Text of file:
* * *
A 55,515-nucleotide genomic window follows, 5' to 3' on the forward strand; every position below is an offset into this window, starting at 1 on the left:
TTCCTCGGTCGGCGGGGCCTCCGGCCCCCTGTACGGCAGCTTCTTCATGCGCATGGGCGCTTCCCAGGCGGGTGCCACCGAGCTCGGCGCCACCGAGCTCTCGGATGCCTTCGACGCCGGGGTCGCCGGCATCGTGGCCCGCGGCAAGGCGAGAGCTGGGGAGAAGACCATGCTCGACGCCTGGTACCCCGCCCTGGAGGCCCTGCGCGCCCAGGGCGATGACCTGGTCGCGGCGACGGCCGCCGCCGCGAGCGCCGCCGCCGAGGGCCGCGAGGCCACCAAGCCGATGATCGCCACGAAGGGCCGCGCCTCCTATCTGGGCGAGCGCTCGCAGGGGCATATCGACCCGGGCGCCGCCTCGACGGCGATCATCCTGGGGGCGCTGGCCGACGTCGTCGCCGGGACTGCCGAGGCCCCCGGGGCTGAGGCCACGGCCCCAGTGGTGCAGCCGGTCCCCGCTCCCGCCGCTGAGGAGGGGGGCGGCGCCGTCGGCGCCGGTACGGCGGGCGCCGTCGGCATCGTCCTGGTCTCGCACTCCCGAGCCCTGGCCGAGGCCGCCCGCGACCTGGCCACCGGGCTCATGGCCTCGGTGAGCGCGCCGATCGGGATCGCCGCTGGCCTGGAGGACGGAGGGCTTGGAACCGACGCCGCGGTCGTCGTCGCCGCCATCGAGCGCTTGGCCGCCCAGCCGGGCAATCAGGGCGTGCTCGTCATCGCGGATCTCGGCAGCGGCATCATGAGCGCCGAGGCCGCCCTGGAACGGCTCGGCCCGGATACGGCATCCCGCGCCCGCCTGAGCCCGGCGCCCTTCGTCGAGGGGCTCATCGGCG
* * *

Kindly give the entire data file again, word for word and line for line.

A 55,515-nucleotide genomic window follows, 5' to 3' on the forward strand; every position below is an offset into this window, starting at 1 on the left:
TTCCTCGGTCGGCGGGGCCTCCGGCCCCCTGTACGGCAGCTTCTTCATGCGCATGGGCGCTTCCCAGGCGGGTGCCACCGAGCTCGGCGCCACCGAGCTCTCGGATGCCTTCGACGCCGGGGTCGCCGGCATCGTGGCCCGCGGCAAGGCGAGAGCTGGGGAGAAGACCATGCTCGACGCCTGGTACCCCGCCCTGGAGGCCCTGCGCGCCCAGGGCGATGACCTGGTCGCGGCGACGGCCGCCGCCGCGAGCGCCGCCGCCGAGGGCCGCGAGGCCACCAAGCCGATGATCGCCACGAAGGGCCGCGCCTCCTATCTGGGCGAGCGCTCGCAGGGGCATATCGACCCGGGCGCCGCCTCGACGGCGATCATCCTGGGGGCGCTGGCCGACGTCGTCGCCGGGACTGCCGAGGCCCCCGGGGCTGAGGCCACGGCCCCAGTGGTGCAGCCGGTCCCCGCTCCCGCCGCTGAGGAGGGGGGCGGCGCCGTCGGCGCCGGTACGGCGGGCGCCGTCGGCATCGTCCTGGTCTCGCACTCCCGAGCCCTGGCCGAGGCCGCCCGCGACCTGGCCACCGGGCTCATGGCCTCGGTGAGCGCGCCGATCGGGATCGCCGCTGGCCTGGAGGACGGAGGGCTTGGAACCGACGCCGCGGTCGTCGTCGCCGCCATCGAGCGCTTGGCCGCCCAGCCGGGCAATCAGGGCGTGCTCGTCATCGCGGATCTCGGCAGCGGCATCATGAGCGCCGAGGCCGCCCTGGAACGGCTCGGCCCGGATACGGCATCCCGCGCCCGCCTGAGCCCGGCGCCCTTCGTCGAGGGGCTCATCGGCG